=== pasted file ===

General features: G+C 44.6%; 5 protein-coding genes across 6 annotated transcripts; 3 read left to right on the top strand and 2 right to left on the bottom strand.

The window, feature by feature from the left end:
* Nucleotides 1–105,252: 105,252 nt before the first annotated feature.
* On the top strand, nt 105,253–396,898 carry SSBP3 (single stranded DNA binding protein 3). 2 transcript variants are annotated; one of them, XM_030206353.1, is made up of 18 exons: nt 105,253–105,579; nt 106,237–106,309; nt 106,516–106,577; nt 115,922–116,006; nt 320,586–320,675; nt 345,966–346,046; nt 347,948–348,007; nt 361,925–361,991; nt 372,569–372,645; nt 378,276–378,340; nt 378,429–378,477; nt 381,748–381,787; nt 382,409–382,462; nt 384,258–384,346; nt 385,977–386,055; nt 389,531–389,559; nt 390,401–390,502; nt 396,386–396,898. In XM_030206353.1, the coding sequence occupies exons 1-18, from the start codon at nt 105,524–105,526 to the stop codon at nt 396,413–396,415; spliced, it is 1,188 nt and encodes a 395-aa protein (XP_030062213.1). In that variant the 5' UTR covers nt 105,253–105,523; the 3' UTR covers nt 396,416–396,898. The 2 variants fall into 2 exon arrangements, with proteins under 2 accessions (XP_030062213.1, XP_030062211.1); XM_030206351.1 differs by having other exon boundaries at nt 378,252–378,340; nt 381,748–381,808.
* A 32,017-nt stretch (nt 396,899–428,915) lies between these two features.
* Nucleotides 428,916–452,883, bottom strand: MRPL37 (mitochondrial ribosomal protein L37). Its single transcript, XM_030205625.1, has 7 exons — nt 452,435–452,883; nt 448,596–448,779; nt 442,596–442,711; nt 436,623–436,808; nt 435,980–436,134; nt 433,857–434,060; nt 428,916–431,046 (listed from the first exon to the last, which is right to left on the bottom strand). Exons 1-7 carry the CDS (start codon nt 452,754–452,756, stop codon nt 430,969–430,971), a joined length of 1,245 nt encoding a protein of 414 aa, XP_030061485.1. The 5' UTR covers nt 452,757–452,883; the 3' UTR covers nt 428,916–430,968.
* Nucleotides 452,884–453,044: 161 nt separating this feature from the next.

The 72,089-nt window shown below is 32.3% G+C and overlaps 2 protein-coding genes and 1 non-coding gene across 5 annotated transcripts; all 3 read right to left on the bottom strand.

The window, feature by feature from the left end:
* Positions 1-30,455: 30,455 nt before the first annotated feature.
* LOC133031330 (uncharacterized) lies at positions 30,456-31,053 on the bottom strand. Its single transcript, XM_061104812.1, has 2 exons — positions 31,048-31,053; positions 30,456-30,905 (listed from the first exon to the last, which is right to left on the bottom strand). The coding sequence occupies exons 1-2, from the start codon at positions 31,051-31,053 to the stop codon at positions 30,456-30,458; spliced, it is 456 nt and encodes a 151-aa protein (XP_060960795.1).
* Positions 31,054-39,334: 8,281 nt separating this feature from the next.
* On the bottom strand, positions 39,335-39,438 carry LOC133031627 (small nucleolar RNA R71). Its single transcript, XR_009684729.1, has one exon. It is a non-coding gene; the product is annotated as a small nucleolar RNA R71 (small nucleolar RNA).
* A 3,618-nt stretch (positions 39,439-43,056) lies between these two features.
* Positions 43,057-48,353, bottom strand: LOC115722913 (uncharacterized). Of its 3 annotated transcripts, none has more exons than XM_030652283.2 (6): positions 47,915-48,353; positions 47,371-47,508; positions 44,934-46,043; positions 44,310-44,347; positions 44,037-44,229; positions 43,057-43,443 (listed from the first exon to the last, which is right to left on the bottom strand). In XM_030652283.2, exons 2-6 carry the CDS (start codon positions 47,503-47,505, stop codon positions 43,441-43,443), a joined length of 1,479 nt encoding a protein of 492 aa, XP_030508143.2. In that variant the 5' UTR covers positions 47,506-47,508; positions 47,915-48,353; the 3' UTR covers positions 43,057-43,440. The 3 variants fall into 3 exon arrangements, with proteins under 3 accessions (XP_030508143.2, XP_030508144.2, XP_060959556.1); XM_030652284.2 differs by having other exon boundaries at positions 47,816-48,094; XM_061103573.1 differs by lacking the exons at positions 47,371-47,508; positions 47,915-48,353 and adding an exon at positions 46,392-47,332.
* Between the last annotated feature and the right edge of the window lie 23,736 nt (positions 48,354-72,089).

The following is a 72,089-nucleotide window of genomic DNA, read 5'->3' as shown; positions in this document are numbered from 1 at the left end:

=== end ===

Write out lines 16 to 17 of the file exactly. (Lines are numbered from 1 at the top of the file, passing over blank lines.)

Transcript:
* Between the last annotated feature and the right edge of the window lie 23,736 nt (positions 48,354-72,089).

The following is a 72,089-nucleotide window of genomic DNA, read 5'->3' as shown; positions in this document are numbered from 1 at the left end: